What Is Short Selling?
Short selling is the act a trader takes in selling a stock or instrument in the hope that it decreases in value. Traditionally, especially in physical markets, traders or investors did not have the ability to sell without first owning the underlying asset. However, with the introduction of digital brokers and the popularity of CFDs more and more traders jumped on the opportunity to sell markets they had no ownership in.
Although very simple, the concept of a short sale is a topic many new and experienced traders still struggle to fully get to grips with. We break down this topic below to allow traders of all levels to better understand it’s full working.
How Does Short Selling Work?
Short selling works as follows. When a trader shorts an instrument they are essentially entering an agreement with a buyer, selling at their requested price, and anticipating the markets price decrease to take place, meaning they sold high and bought low prior to delivering the asset to the purchaser.
Here are 2 examples of how this works. I will give one generic example and 1 example relating to a trade.
Okay so imagine you are a car dealer, your job is simply the sale of a vehicle. Let’s imagine you have a customer who wants a 2019 BMW, you sell this for £10,000, and the delivery date is for 1 month from the date the sale took place. In the time between the sale and the delivery, you try to find someone else selling the same car for £8,000, you buy this from them and sell it on to the buyer for £10,000, meaning you secured a £2,000 profit.
Now we get a basic understanding, let’s look at it from the market’s perspective.
You are trading Crude Oil. You believe there will soon be an oversupply and you want to sell. Via CFDs, you say $55.90 is the price from where you believe the value will fall. You have agreed on a price of sale with a buyer, highlighted by the red arrow, now you wait for the market to go down to the red tick. Once it does you buy Crude at the lower price of $53.55, knowing you already have an agreement to sell at $55.90. Your profit is the difference.
Strategies for Short Short Selling?
Regardless of the direction you believe the market may move, most traders are likely to have a range of strategies that assist in making these decisions. Deciding where to enter is no easy feat. So below look at a few basic strategies short sellers use for there entry positions.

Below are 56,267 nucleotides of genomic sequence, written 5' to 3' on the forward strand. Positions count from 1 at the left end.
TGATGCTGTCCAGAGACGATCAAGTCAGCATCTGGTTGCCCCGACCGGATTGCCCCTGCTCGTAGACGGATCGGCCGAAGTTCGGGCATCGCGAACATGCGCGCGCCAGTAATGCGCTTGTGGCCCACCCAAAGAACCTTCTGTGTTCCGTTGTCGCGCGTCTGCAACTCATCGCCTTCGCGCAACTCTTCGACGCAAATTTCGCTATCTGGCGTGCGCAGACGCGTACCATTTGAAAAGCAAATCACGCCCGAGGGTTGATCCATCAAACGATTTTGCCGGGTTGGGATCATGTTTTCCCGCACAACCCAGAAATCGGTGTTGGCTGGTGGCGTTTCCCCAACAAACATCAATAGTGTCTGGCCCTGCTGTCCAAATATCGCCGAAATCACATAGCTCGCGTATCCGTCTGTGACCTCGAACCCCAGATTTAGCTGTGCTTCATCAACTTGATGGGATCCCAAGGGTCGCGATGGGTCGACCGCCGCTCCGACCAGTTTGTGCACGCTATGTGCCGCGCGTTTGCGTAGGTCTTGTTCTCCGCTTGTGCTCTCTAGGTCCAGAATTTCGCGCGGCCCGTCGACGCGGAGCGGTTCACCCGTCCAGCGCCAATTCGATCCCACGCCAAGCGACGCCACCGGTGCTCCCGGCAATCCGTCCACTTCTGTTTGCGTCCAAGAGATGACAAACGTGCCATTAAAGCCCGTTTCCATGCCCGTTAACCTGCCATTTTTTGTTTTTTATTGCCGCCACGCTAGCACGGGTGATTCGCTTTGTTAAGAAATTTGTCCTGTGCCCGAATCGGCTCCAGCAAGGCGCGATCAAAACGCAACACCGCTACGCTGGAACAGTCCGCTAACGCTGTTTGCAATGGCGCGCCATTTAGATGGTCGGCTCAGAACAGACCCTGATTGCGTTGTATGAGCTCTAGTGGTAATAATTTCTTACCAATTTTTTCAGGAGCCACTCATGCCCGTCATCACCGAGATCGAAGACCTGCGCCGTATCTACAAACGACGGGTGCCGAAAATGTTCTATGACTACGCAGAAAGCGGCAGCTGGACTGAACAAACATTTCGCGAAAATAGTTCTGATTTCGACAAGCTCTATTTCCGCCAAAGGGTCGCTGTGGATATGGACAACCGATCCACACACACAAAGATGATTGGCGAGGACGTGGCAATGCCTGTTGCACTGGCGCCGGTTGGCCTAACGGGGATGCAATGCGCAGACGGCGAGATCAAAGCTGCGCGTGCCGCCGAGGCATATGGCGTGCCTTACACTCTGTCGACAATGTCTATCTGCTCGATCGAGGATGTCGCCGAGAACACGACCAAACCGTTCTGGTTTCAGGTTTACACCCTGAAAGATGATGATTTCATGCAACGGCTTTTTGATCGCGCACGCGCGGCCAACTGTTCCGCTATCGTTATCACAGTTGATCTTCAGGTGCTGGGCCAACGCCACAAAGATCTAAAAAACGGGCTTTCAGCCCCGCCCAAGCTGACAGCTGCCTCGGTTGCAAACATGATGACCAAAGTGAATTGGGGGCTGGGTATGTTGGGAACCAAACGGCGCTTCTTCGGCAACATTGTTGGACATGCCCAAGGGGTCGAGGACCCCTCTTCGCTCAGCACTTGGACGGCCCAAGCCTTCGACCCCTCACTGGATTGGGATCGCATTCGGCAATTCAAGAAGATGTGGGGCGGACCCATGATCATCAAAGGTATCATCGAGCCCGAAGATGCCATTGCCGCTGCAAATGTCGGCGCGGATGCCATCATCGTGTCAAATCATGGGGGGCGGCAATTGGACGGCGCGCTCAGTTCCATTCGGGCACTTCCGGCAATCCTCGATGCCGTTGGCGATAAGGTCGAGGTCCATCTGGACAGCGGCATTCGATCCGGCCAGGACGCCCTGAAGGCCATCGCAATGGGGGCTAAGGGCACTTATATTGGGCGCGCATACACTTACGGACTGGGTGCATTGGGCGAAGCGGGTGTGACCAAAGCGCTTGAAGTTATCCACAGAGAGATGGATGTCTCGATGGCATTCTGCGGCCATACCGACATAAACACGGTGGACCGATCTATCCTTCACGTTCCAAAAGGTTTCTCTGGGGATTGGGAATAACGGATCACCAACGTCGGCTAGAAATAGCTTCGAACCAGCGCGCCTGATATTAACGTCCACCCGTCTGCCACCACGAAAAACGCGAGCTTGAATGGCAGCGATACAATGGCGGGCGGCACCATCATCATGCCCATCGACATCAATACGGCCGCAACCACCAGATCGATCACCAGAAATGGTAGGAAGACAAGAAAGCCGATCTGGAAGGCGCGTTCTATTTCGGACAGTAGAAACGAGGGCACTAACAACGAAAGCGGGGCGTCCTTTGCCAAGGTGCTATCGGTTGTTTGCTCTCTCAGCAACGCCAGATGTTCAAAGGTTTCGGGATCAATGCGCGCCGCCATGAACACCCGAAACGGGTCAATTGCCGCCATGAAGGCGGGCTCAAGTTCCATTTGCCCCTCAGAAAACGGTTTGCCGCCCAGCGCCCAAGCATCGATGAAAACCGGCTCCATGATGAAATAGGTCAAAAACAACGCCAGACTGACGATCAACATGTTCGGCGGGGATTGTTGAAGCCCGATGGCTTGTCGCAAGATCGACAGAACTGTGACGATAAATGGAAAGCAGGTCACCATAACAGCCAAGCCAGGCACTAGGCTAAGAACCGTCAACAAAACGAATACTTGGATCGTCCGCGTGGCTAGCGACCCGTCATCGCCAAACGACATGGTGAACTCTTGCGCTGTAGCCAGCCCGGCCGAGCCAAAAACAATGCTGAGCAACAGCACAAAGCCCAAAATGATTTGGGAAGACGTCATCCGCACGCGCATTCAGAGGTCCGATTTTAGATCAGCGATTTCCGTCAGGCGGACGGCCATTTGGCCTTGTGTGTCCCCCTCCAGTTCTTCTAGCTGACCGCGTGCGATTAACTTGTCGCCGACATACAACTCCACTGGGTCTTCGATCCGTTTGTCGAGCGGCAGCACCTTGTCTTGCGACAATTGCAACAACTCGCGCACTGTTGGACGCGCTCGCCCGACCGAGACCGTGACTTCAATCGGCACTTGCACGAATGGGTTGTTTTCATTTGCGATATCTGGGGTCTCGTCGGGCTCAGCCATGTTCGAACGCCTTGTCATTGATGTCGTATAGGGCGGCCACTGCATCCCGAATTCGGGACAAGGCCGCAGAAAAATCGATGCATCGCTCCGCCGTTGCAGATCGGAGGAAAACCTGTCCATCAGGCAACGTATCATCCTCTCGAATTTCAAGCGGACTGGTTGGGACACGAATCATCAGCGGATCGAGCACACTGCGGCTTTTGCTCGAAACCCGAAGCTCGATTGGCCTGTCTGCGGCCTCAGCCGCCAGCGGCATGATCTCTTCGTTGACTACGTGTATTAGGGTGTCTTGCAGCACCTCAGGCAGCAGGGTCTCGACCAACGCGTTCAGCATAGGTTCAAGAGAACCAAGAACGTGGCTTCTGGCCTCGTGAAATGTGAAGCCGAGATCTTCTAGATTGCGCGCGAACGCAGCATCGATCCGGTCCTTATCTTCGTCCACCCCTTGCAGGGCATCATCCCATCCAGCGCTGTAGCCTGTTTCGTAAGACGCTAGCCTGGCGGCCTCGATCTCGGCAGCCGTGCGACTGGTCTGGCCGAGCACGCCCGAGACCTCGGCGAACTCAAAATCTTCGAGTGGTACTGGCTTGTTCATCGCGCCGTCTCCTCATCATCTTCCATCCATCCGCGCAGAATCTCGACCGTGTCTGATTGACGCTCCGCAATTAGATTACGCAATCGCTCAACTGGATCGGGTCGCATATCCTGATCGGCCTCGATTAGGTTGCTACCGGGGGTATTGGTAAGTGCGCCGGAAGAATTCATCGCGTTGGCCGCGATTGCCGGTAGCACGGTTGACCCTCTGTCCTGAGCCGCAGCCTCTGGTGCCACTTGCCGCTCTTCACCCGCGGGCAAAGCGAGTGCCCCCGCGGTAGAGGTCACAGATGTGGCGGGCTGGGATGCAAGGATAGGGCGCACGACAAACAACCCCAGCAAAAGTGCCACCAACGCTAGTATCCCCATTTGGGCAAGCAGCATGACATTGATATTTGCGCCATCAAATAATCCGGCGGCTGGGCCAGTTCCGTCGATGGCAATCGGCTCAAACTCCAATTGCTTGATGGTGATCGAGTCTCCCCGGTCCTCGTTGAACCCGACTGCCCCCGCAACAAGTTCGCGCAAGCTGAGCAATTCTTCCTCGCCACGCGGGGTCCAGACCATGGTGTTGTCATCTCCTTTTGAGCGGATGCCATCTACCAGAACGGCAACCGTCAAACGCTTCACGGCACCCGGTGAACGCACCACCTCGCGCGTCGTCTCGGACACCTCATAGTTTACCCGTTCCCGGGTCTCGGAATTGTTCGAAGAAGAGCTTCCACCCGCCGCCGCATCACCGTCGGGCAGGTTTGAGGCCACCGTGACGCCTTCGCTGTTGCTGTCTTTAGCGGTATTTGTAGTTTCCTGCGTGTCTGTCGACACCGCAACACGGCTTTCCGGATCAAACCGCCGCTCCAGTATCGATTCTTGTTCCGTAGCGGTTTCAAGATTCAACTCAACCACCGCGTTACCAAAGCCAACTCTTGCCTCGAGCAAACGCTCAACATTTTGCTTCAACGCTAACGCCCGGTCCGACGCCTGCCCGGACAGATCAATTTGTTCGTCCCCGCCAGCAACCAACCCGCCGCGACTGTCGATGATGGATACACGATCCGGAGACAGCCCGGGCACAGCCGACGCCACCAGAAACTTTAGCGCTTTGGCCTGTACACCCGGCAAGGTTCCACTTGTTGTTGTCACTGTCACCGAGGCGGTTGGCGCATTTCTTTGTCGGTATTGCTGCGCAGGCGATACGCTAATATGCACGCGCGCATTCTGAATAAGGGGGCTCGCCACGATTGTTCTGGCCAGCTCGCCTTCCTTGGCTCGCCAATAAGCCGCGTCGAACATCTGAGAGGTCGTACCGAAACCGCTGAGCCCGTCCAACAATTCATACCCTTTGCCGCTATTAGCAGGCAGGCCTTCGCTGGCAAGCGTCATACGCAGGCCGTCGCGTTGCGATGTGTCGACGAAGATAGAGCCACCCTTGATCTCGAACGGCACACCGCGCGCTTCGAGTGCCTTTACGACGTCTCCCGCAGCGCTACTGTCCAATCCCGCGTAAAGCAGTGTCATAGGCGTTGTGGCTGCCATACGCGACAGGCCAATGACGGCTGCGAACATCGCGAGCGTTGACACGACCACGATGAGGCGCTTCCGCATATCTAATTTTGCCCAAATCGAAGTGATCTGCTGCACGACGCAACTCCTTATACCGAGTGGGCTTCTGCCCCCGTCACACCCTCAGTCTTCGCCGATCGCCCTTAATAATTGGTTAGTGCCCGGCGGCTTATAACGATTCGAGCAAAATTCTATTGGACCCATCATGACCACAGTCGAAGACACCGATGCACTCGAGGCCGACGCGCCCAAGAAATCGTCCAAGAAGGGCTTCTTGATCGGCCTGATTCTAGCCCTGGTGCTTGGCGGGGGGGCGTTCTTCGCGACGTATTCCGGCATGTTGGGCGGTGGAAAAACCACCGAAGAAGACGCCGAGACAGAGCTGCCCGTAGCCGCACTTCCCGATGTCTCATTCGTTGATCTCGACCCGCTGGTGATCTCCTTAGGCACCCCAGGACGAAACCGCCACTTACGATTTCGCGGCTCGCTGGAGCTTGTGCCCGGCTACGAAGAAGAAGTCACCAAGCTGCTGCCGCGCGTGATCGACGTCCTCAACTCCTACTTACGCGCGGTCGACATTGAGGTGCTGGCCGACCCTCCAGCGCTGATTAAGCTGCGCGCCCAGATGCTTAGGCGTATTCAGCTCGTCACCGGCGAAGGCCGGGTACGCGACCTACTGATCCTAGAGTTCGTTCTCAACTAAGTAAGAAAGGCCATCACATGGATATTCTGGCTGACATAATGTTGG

Strategy 1 – Selling at resistance.
Most traders believe the resistance level is the price point where we see markets usually start to fall after a bull run. As a result, a lot of traders will place a sell order at this level as they believe it will be a good point of entry.
Below you see how firm the resistance is held, each time the markets hit the resistance, we see a sell off takes place.
Strategy 2 – Selling at Overbought – Relative Strength Index.
With the RSI traders traditionally look at the level of 70 and above to be Overbought, so whenever the markets near that level we traditionally the potential for shorting increase.
As you can see below, each time the RSI hits or gets close to 70, the trend heads downwards as the selling volume begins.
Pros and Cons of Short selling
- Profit not only when markets are up
- Can use to hedge longer-term investments (long position)
- Profiting from a decline in stocks
- Pessimistic approach to investing
- High risk in shorting stocks, which historical rise
Best Brokers for Short Selling?
The best brokers for short selling are usually those who allow hedging, have low spreads, good execution speeds and generally reliable. Short selling can be one of the riskiest areas to place a trade, especially in stocks, so brokers would need to offer the above and more, to help ease your mind when trading with them.
Here is our list of the best brokers for shorting: